Tag Archives: William Morris

The Intuitive Medievalism of C S Lewis (Kalamazoo 2011 paper)

Finally this year, I earned my keep at the International Medieval Congress at Kalamazoo, MI by presenting a paper. For as long as some folks remember, there have been slews of sessions on J R R Tolkien, and a resounding silence on C S Lewis. This seems passing odd, given that Lewis contributed more to the field of medieval studies than did Tolkien. My theory for the many Tolkien sessions is that so many medievalists first got into their field under the influence of the grand master of fantasy.

In any case, two sessions of three papers each were presented at Kalamazoo 2011 on the subject of Lewis’s and the “Discarded Image” (the medievals’ worldview as he presented it to his Cambridge students, published posthumously in the the book of the same name). Here is my contribution to the second of those sessions. As always, reproduction of all or any part of the following without prior written consent by me is strictly prohibited.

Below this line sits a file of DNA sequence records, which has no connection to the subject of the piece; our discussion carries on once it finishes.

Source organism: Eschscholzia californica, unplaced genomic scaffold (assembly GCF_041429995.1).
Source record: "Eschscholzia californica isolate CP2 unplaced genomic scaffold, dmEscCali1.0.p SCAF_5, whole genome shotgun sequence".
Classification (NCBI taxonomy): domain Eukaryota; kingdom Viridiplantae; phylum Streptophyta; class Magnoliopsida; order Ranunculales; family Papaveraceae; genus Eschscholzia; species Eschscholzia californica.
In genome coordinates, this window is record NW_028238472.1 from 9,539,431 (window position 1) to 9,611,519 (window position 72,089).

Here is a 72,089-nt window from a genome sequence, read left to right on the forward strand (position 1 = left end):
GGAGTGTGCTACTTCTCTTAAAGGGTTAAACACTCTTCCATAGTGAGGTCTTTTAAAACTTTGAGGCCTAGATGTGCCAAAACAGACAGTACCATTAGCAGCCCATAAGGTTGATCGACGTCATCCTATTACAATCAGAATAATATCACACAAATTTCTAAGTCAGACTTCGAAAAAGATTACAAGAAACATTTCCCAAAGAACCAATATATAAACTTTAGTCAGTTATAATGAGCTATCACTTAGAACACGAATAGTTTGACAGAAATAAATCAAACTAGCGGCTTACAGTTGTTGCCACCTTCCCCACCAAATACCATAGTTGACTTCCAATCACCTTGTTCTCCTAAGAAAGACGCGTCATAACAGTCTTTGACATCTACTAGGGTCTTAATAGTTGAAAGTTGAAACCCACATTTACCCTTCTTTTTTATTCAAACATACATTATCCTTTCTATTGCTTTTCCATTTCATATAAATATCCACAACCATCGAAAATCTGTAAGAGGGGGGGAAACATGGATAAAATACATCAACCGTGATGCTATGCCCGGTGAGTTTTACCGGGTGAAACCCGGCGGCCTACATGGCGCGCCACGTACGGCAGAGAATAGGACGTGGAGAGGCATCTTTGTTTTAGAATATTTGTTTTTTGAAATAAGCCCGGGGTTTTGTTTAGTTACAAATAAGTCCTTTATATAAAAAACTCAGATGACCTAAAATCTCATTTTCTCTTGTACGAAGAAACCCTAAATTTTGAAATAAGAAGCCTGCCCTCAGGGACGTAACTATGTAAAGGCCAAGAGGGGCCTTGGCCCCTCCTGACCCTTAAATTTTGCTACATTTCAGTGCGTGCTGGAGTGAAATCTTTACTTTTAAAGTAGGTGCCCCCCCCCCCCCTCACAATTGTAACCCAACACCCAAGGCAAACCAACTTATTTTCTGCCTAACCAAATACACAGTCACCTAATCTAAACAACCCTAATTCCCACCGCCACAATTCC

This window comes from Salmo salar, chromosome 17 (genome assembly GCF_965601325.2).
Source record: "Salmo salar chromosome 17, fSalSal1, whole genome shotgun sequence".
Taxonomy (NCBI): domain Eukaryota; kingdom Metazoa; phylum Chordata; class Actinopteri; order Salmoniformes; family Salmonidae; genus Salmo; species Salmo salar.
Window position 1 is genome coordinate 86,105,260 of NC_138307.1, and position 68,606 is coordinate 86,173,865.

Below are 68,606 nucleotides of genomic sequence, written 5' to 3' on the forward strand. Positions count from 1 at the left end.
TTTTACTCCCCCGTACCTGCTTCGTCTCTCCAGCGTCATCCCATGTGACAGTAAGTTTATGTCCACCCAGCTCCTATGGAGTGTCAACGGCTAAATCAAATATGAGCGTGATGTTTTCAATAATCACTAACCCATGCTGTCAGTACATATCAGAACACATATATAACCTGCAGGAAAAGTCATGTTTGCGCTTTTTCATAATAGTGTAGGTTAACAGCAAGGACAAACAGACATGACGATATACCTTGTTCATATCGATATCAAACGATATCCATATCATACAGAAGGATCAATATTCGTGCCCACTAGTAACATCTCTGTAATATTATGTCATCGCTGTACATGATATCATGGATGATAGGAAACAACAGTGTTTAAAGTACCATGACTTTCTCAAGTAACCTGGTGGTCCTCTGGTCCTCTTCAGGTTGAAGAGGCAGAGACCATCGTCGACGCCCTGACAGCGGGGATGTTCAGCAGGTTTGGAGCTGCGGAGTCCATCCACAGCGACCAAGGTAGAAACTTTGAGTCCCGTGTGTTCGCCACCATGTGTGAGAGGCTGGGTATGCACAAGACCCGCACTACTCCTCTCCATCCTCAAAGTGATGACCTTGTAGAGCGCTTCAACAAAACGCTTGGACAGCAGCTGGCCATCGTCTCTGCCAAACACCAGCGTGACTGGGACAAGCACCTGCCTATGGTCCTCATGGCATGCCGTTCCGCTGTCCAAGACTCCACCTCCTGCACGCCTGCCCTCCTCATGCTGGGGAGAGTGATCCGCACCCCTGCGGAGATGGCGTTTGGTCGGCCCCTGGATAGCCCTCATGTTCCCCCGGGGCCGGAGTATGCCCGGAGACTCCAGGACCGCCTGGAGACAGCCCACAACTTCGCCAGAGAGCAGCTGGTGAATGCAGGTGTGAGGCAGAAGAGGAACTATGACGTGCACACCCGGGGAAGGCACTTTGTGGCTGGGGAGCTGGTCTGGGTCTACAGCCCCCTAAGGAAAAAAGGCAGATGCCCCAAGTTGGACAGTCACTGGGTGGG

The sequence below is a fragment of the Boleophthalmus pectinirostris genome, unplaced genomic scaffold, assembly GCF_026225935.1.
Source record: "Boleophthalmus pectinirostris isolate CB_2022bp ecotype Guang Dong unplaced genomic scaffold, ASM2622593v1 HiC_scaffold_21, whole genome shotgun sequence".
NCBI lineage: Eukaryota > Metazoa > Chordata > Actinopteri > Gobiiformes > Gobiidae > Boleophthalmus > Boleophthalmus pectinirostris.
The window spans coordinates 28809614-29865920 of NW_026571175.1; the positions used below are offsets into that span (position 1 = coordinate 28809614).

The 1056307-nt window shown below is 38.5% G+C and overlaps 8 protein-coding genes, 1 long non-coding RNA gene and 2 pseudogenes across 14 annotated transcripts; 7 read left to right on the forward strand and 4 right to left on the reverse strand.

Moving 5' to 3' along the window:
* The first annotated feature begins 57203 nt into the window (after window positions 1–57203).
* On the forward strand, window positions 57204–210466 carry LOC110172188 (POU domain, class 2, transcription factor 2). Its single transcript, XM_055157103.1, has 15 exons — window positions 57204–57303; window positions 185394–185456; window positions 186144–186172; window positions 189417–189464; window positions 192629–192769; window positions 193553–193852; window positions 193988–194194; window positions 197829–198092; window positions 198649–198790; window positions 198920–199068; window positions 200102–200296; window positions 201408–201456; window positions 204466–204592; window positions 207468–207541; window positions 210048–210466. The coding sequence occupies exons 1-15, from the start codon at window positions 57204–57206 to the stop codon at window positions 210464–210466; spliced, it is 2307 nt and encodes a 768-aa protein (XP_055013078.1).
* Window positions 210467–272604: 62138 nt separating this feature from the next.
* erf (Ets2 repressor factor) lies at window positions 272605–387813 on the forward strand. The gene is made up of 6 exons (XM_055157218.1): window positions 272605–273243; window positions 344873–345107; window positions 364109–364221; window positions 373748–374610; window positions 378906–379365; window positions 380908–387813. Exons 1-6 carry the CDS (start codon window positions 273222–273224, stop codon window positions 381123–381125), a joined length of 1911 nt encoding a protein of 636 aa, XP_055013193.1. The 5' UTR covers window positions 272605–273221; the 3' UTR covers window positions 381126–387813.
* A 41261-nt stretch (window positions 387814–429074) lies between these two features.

The Intuitive Medievalism of C. S. Lewis

Paper given May 15, 2011, International Medieval Congress, Kalamazoo, MI

Two words in my title require some explanation. “Medievalism” is the easier of the two, I take it to denote the ways people since the Middle Ages have appropriated, reframed, and selectively highlighted medieval culture, to fit their own questions and agendas. Lewis was, professionally, a professor of literature, and he spent much time reading, teaching, and producing scholarly works on the Middle Ages, both its literature and its culture. And of course we needn’t go far in the work of Lewis, or of such of his modern friends as Tolkien, Williams, and Sayers, to find that the varied versions of “the medieval” plied by these authors were full of distinctly modern, or more accurately, anti-modern, concerns. Continue reading

The intuitive medievalism of C S Lewis–a paper proposal for Kalamazoo 2011

Just submitted a paper proposal to the International Congress on Medieval Studies, Kalamazoo, MI, 2011, for a session sponsored by the Purdue C S Lewis Society. Whether or not it includes me, this session will be a historic event: as long as I or the convener can remember, Kzoo has done without even a single C S Lewis paper.

This is quite odd, given that, in the words of Norman Cantor, “Of all the medievalists of the twentieth century, Lewis and Tolkien have gained incomparably the greatest audience.” I’ve seen lots of Tolkien sessions at Kzoo, but nary a Lewis session.

Wish me luck . . .

ABSTRACT: The Intuitive Medievalism of C S Lewis

Lewis did not set out to be a medievalist, but from early in his life—before his conversion—medieval thinking and values drew him inexorably, eventually forming his deepest commitments. Continue reading